My father had an expression for a thing that turned out bad. He'd say it had gone west. But going west always sounded pretty good to me. After all, westwards is the path of the sun. And through as much history as I know of, people have moved west to settle and find freedom. But our world had gone north, truly gone north, and just how far north I was beginning to learn.
Out on the frontier of a failed state, Makepeace - sheriff and perhaps last citizen - patrols a city's ruins, salvaging books but keeping the guns in good repair. Into this cold land comes shocking evidence that life might be flourishing elsewhere: a refugee emerges from the vast emptiness of forest, whose existence inspires Makepeace to reconnect with human society and take to the road, armed with rough humor and an unlikely ration of optimism. What Makepeace finds is a world unraveling: stockaded villages enforcing an uncertain justice and hidden work camps laboring to harness the little-understood technologies of a vanished civilization. But Makepeace's journey - rife with danger - also leads to an unexpected redemption.
Far North takes the reader on a quest through an unforgettable arctic landscape, from humanity's origins to its possible end. Haunting, spare, yet stubbornly hopeful, the novel is suffused with an ecstatic awareness of the world's fragility and beauty, and its ability to recover from our worst trespasses.
Far North shares the futuristic landscape of Cormac McCarthy’s The Road, Margaret Atwood’s Oryx and Crake, and other literary post-apocalyptic novels. Far North is set in an Arctic tundra at an unspecified point in the future. An allusion to a lost "citizenry, determined to take itself to hell as soon as possible" sets the tone of vague dread, and it is within this context that we are gradually introduced to Makepeace, constable of the deserted town of Evengeline, who eventually hits the road in search of humanity.
The dystopian setting is just one of the ways in which the story is imbued with a familiar sense of the “future past”; this is an imagining of the future that leans towards an archaic stylization that recalls White Fang and other classics of frontier mythology. The narrative voice could come from the pages of a pioneer woman's diary, the terse language not so much delivered as embodied by the voice of Yelena Schmulenson. Hers is the voice of the women of the old West, flinty and tough, though softening at the recollected memories that haunt the narrative as it gradually gives up its secrets. This undercurrent of keening nostalgia and loss underlines the story's strongest theme, which is the loneliness of survival and¬ the painful recognition of human hubris. Early on, Makepeace, using old books to fuel a stove, observes that “a burned book always makes my heart sink a little”. The erasure of knowledge, as well as a reminder of a darker tradition of book burning as a sign of civilization eating itself, conflates Makepeace’s solitary existence with a lost past and a violent and frightening future.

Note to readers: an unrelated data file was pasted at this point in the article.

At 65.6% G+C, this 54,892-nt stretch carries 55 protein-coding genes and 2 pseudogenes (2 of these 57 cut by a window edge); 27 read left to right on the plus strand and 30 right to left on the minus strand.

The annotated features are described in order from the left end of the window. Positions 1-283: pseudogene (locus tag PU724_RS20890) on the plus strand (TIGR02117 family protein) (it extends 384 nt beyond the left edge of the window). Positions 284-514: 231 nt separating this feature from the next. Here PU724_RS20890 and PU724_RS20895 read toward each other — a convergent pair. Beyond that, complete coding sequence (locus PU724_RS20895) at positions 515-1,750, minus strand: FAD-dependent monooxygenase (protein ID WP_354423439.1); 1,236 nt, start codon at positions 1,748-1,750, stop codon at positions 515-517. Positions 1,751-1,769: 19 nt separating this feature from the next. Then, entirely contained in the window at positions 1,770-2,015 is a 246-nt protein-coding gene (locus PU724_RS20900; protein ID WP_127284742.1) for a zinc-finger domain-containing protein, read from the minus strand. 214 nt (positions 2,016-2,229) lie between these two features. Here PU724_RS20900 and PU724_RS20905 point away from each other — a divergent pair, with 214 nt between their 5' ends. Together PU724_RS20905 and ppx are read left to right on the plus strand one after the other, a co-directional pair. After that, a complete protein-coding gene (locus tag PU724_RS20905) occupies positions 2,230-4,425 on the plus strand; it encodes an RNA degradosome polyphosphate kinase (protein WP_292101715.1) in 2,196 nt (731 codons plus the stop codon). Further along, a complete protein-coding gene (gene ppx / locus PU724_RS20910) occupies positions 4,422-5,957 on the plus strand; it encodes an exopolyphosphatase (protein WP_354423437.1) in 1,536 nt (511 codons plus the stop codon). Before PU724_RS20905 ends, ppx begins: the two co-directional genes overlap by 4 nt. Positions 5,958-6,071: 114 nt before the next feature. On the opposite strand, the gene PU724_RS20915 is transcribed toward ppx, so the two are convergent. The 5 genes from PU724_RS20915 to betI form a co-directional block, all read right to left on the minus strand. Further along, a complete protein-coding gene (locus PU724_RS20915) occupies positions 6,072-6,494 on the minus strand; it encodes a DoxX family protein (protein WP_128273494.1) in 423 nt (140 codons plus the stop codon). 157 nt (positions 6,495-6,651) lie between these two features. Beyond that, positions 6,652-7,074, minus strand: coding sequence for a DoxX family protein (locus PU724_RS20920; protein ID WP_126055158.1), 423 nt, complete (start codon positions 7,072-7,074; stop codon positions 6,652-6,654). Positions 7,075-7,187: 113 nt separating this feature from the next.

The character of Makepeace is the most striking achievement of Far North, and, thanks to Schmulenson’s performance, this recording is one of those perfect marriages of voice and character. In the early chapters, Theroux very carefully presents Makepeace in un-gendered terms, her relationship with femininity comprising a novel twist to the genre, as well as serving as a climaxing plot point. Yet so self-contained is Schmulenson’s delivery, that the revelation is almost as much a surprise to the listener as to the reader. There is a rhythmical pattern to Schmulenson’s speech that gives a sense of perspective to her philosophising as well as to the hardships she stoically endures. Makepeace’s lonely journey to find life outside Evengeline is also a journey into her past, and a reaffirmation of her closely guarded values. “Somewhere along the ladder of years,” she muses, “I lost the bright eyed best of me”; Yelena Schmulenson takes us on Makepeace’s strangely affirming journey in a performance impossible to imagine being bettered. Dafydd Phillips
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Wilderness epic more than post-apocalyptic